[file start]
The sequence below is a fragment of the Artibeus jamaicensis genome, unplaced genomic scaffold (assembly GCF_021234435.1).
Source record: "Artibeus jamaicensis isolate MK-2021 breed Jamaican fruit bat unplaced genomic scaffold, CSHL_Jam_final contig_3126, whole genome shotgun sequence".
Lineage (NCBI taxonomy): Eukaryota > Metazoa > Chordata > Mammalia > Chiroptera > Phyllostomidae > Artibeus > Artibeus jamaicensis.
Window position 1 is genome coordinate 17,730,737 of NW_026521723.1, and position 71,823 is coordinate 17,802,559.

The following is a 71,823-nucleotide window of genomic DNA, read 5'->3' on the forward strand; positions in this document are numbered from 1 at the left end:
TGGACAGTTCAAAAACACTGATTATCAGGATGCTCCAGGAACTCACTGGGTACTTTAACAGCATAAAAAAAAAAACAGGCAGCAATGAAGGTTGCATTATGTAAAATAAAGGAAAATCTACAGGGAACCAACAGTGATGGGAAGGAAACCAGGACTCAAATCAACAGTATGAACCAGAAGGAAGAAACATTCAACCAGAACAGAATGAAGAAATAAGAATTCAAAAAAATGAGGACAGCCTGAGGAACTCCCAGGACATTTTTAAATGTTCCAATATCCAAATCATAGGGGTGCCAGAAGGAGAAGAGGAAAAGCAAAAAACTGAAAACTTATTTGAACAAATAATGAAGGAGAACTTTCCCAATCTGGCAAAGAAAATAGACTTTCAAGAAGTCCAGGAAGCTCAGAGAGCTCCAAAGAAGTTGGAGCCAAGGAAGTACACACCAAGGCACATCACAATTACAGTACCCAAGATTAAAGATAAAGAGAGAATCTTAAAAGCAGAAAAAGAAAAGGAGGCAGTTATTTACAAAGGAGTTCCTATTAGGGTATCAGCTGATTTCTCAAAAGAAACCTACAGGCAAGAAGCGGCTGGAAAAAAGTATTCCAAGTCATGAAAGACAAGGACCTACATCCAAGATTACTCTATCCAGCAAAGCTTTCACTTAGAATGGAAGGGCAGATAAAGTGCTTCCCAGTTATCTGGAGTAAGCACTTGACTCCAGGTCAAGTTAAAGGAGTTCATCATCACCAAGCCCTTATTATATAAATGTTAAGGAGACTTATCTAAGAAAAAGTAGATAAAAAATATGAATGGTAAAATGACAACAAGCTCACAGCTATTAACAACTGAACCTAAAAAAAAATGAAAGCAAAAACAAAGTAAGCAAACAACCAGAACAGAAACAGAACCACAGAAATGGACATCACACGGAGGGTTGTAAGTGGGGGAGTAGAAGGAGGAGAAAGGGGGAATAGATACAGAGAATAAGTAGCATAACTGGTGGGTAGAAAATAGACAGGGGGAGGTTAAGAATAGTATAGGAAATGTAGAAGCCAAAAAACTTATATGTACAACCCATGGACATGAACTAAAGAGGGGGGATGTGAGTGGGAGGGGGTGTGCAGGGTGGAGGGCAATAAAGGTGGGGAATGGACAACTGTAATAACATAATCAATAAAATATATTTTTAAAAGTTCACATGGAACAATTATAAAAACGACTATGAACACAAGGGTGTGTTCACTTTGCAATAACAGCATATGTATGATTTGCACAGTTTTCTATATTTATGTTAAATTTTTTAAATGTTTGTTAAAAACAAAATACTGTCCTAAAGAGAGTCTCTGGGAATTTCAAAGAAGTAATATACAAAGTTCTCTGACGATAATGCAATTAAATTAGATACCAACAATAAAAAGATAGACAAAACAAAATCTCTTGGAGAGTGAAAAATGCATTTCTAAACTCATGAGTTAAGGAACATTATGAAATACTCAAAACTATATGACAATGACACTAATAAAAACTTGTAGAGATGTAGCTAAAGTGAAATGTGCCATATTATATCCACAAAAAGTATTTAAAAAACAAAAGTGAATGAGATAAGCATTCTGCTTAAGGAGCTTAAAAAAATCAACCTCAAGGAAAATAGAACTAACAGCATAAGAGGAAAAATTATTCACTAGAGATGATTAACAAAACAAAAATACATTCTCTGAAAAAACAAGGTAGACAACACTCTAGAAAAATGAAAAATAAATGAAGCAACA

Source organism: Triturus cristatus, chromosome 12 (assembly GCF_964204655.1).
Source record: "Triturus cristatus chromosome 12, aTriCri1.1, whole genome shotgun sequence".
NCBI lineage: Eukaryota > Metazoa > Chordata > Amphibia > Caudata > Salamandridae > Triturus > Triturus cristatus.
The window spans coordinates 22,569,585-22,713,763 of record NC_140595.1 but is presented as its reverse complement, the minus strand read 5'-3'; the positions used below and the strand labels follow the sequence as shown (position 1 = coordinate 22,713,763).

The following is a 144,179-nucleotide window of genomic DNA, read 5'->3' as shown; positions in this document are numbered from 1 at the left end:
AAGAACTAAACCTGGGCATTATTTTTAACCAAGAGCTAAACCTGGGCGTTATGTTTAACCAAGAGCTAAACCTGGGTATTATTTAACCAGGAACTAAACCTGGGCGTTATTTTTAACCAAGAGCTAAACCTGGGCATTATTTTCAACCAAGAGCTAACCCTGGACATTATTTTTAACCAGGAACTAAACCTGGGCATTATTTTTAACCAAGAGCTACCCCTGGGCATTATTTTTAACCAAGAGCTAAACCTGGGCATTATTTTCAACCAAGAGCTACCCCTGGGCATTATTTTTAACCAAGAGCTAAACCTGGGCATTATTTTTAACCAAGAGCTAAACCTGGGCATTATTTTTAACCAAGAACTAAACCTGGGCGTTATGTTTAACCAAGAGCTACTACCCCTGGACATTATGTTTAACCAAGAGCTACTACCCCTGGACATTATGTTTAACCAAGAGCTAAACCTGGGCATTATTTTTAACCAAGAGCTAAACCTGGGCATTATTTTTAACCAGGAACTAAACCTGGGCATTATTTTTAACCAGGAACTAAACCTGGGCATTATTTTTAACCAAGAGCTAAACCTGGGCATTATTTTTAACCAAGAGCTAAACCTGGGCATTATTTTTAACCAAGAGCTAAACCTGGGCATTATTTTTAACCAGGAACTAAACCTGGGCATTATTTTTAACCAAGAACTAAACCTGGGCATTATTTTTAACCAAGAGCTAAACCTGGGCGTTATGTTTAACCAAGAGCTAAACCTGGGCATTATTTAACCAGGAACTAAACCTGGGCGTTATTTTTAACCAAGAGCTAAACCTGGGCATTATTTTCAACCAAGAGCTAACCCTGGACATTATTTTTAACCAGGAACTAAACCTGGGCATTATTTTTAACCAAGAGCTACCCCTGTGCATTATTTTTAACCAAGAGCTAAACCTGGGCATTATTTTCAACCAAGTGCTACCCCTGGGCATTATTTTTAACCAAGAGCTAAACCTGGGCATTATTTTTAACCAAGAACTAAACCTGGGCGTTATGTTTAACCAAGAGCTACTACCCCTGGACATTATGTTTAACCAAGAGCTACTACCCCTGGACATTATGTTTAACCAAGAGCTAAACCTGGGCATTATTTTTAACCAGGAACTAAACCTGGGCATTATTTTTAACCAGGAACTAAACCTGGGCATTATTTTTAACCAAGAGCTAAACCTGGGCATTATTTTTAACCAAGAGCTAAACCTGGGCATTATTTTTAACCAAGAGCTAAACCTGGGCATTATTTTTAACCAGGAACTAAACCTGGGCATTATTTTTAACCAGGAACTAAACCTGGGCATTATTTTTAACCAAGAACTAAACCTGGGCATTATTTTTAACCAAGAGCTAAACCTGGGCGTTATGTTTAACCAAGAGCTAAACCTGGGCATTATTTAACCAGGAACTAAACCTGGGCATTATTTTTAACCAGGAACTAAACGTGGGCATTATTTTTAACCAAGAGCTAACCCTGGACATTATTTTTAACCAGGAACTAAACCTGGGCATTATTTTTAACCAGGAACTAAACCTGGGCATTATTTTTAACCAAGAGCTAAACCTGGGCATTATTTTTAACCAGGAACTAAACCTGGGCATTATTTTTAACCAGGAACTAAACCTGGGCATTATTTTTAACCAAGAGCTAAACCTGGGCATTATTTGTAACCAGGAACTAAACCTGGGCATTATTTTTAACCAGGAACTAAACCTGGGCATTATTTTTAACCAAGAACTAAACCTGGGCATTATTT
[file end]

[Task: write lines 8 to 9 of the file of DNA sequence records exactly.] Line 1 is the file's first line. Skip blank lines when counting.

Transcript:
Source record: "Triturus cristatus chromosome 12, aTriCri1.1, whole genome shotgun sequence".
NCBI lineage: Eukaryota > Metazoa > Chordata > Amphibia > Caudata > Salamandridae > Triturus > Triturus cristatus.